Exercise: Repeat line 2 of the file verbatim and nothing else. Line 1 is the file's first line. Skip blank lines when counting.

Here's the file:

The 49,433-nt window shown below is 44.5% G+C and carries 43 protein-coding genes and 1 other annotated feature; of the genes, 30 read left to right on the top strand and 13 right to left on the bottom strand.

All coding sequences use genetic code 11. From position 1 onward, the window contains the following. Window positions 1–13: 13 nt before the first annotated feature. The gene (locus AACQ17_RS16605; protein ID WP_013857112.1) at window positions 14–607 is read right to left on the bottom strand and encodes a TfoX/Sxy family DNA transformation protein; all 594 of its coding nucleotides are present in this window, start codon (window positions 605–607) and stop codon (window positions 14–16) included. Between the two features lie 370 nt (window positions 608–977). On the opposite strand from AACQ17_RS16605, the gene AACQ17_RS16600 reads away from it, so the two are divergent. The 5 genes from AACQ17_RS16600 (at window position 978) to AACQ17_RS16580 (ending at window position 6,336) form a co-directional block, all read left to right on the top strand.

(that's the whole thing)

All coding sequences use genetic code 11. From position 1 onward, the window contains the following. Window positions 1–13: 13 nt before the first annotated feature. The gene (locus AACQ17_RS16605; protein ID WP_013857112.1) at window positions 14–607 is read right to left on the bottom strand and encodes a TfoX/Sxy family DNA transformation protein; all 594 of its coding nucleotides are present in this window, start codon (window positions 605–607) and stop codon (window positions 14–16) included. Between the two features lie 370 nt (window positions 608–977). On the opposite strand from AACQ17_RS16605, the gene AACQ17_RS16600 reads away from it, so the two are divergent. The 5 genes from AACQ17_RS16600 (at window position 978) to AACQ17_RS16580 (ending at window position 6,336) form a co-directional block, all read left to right on the top strand.